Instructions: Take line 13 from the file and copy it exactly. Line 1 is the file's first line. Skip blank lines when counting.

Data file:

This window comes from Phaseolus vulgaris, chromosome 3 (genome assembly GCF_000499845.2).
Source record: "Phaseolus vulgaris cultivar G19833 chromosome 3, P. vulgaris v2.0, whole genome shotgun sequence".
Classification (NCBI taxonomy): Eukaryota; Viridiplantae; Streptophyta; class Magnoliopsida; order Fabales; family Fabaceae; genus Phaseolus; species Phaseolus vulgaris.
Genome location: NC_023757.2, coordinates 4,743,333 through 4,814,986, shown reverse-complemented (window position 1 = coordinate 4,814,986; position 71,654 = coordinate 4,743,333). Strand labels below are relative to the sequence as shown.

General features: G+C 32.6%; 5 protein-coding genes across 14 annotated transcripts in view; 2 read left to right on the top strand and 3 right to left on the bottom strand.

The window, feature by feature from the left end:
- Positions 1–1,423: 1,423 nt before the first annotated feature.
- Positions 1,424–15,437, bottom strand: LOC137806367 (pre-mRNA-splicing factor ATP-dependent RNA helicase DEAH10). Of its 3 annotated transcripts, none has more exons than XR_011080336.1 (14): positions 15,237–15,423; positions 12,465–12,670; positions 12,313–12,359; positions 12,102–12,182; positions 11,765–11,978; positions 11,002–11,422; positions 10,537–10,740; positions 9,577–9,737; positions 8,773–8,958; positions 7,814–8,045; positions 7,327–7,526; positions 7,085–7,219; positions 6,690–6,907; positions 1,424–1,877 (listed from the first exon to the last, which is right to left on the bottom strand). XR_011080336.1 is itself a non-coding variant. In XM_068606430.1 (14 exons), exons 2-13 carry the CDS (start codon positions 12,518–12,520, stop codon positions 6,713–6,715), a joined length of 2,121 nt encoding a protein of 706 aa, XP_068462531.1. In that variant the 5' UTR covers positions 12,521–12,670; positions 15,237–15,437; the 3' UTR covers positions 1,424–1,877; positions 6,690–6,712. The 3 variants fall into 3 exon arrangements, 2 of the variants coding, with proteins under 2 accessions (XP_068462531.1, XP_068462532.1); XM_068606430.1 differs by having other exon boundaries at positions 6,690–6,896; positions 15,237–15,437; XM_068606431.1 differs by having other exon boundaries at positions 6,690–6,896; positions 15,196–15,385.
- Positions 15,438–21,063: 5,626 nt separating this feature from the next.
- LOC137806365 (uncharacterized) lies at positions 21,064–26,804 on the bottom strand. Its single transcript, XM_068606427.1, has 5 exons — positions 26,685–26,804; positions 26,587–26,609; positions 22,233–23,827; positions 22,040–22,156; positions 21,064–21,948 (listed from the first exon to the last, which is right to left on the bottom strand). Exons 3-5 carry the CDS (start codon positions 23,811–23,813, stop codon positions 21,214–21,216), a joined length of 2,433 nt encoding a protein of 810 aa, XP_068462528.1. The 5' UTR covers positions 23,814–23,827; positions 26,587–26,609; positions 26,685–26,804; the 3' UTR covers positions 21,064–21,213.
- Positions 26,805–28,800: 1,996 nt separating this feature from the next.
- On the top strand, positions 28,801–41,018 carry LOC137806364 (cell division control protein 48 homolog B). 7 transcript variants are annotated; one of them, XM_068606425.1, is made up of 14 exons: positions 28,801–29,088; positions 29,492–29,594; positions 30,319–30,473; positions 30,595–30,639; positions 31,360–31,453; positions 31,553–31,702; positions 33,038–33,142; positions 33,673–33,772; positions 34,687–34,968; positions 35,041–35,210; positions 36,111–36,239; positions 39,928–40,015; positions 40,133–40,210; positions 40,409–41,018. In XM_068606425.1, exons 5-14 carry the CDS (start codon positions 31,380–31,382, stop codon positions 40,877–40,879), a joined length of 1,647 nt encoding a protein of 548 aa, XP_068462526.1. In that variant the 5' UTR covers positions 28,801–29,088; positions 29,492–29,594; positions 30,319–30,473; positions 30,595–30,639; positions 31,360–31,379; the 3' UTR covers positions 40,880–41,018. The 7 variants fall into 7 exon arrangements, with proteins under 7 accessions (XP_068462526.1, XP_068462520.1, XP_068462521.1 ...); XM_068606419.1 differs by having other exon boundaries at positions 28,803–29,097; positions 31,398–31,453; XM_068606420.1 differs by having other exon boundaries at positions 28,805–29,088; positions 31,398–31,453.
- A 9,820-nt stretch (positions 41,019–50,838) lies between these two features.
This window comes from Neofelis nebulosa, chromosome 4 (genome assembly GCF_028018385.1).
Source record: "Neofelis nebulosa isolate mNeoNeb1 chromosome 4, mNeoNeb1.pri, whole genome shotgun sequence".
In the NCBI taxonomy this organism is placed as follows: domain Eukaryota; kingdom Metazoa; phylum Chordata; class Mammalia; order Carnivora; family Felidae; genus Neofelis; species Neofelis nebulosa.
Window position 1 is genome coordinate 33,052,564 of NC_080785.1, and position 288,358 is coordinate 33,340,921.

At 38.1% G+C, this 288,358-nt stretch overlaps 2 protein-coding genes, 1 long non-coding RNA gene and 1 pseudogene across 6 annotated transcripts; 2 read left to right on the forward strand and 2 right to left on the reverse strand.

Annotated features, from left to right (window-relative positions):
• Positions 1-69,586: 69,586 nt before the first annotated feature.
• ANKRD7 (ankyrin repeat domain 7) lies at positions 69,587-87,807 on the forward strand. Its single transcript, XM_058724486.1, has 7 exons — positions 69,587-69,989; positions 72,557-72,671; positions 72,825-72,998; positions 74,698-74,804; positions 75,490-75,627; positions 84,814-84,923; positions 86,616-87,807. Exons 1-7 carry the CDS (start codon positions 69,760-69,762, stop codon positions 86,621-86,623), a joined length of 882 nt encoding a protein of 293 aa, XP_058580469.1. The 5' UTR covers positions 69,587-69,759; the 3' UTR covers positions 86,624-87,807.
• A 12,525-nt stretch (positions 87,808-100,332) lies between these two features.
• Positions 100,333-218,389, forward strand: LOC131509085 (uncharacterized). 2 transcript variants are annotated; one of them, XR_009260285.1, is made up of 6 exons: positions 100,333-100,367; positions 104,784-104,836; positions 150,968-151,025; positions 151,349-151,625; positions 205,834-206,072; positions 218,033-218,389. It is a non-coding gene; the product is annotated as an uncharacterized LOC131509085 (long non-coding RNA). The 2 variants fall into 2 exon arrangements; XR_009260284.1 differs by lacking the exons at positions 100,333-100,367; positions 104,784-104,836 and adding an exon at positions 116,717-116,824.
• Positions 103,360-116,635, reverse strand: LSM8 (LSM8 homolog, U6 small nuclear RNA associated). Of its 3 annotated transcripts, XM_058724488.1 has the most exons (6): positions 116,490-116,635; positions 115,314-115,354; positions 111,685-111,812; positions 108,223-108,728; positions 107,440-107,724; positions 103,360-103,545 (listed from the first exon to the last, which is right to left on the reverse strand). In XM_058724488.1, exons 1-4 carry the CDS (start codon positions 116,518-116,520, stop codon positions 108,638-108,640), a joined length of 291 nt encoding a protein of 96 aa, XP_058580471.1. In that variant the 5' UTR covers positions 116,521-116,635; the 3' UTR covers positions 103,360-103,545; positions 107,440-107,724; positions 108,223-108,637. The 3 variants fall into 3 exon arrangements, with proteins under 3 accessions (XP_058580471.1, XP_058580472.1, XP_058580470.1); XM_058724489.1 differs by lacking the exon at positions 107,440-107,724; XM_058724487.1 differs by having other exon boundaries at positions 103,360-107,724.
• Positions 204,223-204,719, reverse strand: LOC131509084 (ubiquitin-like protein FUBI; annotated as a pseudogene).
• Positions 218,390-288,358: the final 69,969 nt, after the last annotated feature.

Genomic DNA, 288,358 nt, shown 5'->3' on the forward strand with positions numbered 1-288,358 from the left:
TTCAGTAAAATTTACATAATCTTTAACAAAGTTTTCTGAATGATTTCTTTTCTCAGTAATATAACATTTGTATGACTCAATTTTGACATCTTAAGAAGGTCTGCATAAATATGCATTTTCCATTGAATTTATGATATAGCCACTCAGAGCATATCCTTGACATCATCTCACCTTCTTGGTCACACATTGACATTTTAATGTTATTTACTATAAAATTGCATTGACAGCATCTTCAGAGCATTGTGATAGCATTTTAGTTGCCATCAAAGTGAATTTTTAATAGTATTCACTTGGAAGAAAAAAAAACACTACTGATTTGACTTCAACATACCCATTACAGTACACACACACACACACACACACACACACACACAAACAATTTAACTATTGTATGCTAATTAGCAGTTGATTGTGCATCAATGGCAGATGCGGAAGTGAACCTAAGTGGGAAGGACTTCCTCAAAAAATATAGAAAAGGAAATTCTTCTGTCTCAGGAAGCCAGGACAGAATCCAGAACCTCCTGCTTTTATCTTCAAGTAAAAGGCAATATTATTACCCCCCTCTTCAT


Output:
- A 9,820-nt stretch (positions 41,019–50,838) lies between these two features.